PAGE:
Results 1 to 8 of 8

Thread: How to shoot a ruffed grouse

  1. #1
    Has too much time on their hands

    User Info Menu

    "What calm deer hunter's heart has not skipped a beat when the stillness of a cold November morning is broken by the echoes of hounds tonguing yonder?"

  2. # ADS
    Advertisement
    ADVERTISEMENT
     

  3. #2
    Member for Life

    User Info Menu

    Default

    Very educational video . Thanks.
    " We are more than our gender, skin color, class, sexuality or age; we are unlimited potential, and can not be defined by one label." quote

  4. #3
    Needs a new keyboard

    User Info Menu

    Default

    Thanks for posting
    "Give a man a fish and he eats for a day, Teach a man to fish and he eats for the rest of his life"

  5. #4
    Has too much time on their hands

    User Info Menu

    Default

    Good info for the guy working a flusher or 2 guys working a pointer otherwise being at the ready will make for tired arms by the end of the day.
    For me I find grouse tend to be a technically easier shot than woodcock. Grouse seem to fly in straight lines so going away shots are easy however crossing shots can be harder as often you don't have the swing room to line the bird up. Woodcock are a tougher shot until you get them figured out. I find most rush the shot. When they take off they tend to zigzag up than level off. If you rush the shot you'll run out of shells before they present a straighter shot.
    Time in the outdoors is never wasted

  6. #5
    Has too much time on their hands

    User Info Menu

    Default

    Quote Originally Posted by finsfurfeathers View Post
    Good info for the guy working a flusher or 2 guys working a pointer otherwise being at the ready will make for tired arms by the end of the day.
    For me I find grouse tend to be a technically easier shot than woodcock. Grouse seem to fly in straight lines so going away shots are easy however crossing shots can be harder as often you don't have the swing room to line the bird up. Woodcock are a tougher shot until you get them figured out. I find most rush the shot. When they take off they tend to zigzag up than level off. If you rush the shot you'll run out of shells before they present a straighter shot.
    In my case, my game pocket shows its opposite for me. I think its mostly because the Evil Southern Grouse in my area to to flush 20-30 yards, before my dog or I even get near them.

    One tip that has worked well for me is to keep two hands on the gun as much as possible, meaning that I part a lot of brush with my elbows.
    "What calm deer hunter's heart has not skipped a beat when the stillness of a cold November morning is broken by the echoes of hounds tonguing yonder?"

  7. #6
    Has too much time on their hands

    User Info Menu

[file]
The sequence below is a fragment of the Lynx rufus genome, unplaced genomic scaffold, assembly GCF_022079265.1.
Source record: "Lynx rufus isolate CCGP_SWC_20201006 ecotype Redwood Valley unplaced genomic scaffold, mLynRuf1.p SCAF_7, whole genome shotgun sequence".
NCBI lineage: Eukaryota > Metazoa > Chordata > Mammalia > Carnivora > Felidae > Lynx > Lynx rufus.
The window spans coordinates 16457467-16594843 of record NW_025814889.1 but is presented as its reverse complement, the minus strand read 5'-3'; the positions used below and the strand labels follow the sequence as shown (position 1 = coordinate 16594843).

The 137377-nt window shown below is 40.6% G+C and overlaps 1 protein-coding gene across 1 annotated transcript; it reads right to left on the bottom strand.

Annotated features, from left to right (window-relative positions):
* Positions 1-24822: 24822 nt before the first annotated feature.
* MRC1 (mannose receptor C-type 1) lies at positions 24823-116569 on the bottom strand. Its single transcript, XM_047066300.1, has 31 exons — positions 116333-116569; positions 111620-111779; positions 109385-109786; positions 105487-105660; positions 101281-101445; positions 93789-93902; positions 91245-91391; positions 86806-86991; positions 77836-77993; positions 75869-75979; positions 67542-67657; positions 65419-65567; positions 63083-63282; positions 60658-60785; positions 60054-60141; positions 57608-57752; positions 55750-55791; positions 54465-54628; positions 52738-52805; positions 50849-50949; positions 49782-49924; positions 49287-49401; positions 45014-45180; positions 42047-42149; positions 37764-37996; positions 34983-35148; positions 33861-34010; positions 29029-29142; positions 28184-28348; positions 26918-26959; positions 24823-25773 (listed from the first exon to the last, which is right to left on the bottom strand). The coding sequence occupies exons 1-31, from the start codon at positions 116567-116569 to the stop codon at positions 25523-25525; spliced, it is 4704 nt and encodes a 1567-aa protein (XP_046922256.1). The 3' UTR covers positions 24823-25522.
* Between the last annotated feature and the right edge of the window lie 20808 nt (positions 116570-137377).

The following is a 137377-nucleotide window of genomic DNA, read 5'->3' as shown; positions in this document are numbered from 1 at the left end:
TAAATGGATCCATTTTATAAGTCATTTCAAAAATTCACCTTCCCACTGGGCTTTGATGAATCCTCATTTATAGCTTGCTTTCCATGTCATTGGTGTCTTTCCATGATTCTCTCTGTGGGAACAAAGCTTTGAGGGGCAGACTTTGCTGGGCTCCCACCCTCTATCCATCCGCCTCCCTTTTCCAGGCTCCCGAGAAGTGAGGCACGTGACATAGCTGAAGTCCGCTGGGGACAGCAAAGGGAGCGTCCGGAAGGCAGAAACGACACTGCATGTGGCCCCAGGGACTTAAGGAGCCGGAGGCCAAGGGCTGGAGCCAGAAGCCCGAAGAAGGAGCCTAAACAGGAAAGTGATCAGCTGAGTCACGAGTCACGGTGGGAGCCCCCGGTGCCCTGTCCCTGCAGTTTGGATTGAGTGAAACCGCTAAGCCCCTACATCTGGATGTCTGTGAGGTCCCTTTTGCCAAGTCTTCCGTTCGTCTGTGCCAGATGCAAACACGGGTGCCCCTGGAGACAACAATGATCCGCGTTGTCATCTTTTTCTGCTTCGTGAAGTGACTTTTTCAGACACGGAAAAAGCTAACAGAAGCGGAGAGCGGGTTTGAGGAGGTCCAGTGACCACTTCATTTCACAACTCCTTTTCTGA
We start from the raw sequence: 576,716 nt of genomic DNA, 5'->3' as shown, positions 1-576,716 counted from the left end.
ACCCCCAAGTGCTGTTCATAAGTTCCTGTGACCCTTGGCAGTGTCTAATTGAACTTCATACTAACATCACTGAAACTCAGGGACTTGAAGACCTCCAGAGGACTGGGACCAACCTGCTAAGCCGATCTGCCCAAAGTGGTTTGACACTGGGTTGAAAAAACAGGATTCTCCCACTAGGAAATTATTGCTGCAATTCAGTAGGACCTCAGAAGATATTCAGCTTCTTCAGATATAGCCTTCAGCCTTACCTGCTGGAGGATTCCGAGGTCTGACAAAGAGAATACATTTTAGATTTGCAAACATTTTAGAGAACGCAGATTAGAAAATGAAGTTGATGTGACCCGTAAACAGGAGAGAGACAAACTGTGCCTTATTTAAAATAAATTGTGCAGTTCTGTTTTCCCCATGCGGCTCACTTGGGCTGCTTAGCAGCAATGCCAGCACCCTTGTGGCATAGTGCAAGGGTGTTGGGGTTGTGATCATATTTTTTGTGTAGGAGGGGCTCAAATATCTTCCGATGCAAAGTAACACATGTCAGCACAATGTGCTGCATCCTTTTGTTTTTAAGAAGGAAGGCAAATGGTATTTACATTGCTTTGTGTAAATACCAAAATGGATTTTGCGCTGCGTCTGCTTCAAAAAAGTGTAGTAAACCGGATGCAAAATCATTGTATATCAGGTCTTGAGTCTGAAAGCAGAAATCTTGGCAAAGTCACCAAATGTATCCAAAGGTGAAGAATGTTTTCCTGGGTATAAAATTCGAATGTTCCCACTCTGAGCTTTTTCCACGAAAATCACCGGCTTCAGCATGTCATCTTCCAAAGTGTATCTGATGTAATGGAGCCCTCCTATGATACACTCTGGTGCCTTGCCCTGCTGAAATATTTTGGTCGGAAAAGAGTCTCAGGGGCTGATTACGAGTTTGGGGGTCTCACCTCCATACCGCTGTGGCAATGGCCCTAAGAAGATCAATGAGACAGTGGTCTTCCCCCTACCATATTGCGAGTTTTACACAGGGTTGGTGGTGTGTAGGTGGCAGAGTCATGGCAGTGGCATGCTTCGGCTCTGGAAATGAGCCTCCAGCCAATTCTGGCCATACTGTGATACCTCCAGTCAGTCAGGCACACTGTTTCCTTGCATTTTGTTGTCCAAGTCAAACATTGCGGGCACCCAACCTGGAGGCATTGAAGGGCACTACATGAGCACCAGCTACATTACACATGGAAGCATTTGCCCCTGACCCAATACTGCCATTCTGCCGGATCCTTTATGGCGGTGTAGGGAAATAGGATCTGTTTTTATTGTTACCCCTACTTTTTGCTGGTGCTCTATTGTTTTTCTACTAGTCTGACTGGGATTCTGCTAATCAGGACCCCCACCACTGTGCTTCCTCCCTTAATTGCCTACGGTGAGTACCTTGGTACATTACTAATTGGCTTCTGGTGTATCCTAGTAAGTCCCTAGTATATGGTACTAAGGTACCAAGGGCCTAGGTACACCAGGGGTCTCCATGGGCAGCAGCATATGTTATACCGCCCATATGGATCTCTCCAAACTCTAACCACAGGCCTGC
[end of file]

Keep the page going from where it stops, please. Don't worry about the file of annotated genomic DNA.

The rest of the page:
Default

    Quote Originally Posted by ninepointer View Post
    In my case, my game pocket shows its opposite for me. I think its mostly because the Evil Southern Grouse in my area to to flush 20-30 yards, before my dog or I even get near them.

    One tip that has worked well for me is to keep two hands on the gun as much as possible, meaning that I part a lot of brush with my elbows.
    Don't get me wrong grouse are no easy to shoot its just the shot is easier to predict. If I get a straight away shot line it up and even if its about to disappear through cover you can predictably guesstimate that the bird will travel true. Pull the trigger and send the dog in. If it returns with the bird you got it. Granted its not a shot to take if you are dogless. Crossing shots are tougher as swing trough is cut short by trees so end up lining up the bird with the gun low and try and poke through openings.
    Time in the outdoors is never wasted

  8. #7
    Getting the hang of it

    User Info Menu

    Default

    I watched this video a couple of years ago on YouTube when I was trying to improve my method. I actually followed the advice given, I don't hunt with a dog, but when I approach an edge of cover I will often hold my gun as described before I walk through. That's actually one of the reasons I switched to a lightweight 20 gauge semi instead of my 12 gauge waterfowl gun it's a lot easier on the arms. Switching the safety off was part of practicing my mount for shooting trap.

  9. #8
    Just starting out

    User Info Menu

    Default

    Great points about using the safety. When I guided it was the same way. Nothing made me more nervous than when I heard that "click" prematurely.
    I'm going to add this video if I may to the discussion. It's a video on the Churchill method of shooting. Very interesting stuff for hunters.

Tags for this Thread

Posting Permissions

  • You may not post new threads
  • You may not post replies
  • You may not post attachments
  • You may not edit your posts
  •